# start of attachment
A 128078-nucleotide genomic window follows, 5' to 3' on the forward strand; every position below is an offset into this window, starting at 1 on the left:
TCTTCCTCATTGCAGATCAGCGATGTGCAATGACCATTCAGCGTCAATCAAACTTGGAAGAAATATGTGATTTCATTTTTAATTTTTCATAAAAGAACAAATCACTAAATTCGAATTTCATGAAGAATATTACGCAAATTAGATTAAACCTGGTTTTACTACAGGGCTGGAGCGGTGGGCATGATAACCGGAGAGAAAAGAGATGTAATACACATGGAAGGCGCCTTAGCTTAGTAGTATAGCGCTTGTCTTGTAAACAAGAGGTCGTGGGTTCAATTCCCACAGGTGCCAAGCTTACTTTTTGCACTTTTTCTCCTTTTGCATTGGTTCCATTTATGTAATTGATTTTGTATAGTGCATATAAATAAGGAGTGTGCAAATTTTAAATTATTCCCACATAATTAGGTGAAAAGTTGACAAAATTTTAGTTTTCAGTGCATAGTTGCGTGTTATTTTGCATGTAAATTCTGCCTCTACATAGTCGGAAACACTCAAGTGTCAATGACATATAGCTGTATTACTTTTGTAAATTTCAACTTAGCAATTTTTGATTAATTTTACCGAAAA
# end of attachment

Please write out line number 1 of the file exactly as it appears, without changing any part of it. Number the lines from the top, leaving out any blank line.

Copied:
A 128078-nucleotide genomic window follows, 5' to 3' on the forward strand; every position below is an offset into this window, starting at 1 on the left: